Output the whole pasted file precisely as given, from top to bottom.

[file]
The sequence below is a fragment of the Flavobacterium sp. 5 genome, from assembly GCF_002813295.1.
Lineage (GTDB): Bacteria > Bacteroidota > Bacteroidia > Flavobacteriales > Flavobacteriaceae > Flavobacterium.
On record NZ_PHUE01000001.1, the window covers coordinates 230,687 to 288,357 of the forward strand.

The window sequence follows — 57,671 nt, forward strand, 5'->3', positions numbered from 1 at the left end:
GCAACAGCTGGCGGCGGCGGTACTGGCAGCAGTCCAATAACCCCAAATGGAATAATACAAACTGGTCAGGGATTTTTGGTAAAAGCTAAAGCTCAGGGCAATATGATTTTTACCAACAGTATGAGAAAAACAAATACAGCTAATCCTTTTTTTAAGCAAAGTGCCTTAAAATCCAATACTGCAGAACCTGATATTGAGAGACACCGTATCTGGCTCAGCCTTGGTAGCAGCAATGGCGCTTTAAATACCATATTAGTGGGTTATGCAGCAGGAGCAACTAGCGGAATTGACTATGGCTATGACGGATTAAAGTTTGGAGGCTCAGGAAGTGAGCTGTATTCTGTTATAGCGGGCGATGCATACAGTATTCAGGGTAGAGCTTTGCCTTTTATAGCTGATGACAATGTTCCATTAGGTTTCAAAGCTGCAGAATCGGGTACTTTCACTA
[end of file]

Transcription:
The sequence below is a fragment of the Flavobacterium sp. 5 genome, from assembly GCF_002813295.1.
Lineage (GTDB): Bacteria > Bacteroidota > Bacteroidia > Flavobacteriales > Flavobacteriaceae > Flavobacterium.
On record NZ_PHUE01000001.1, the window covers coordinates 230,687 to 288,357 of the forward strand.

The window sequence follows — 57,671 nt, forward strand, 5'->3', positions numbered from 1 at the left end:
GCAACAGCTGGCGGCGGCGGTACTGGCAGCAGTCCAATAACCCCAAATGGAATAATACAAACTGGTCAGGGATTTTTGGTAAAAGCTAAAGCTCAGGGCAATATGATTTTTACCAACAGTATGAGAAAAACAAATACAGCTAATCCTTTTTTTAAGCAAAGTGCCTTAAAATCCAATACTGCAGAACCTGATATTGAGAGACACCGTATCTGGCTCAGCCTTGGTAGCAGCAATGGCGCTTTAAATACCATATTAGTGGGTTATGCAGCAGGAGCAACTAGCGGAATTGACTATGGCTATGACGGATTAAAGTTTGGAGGCTCAGGAAGTGAGCTGTATTCTGTTATAGCGGGCGATGCATACAGTATTCAGGGTAGAGCTTTGCCTTTTATAGCTGATGACAATGTTCCATTAGGTTTCAAAGCTGCAGAATCGGGTACTTTCACTA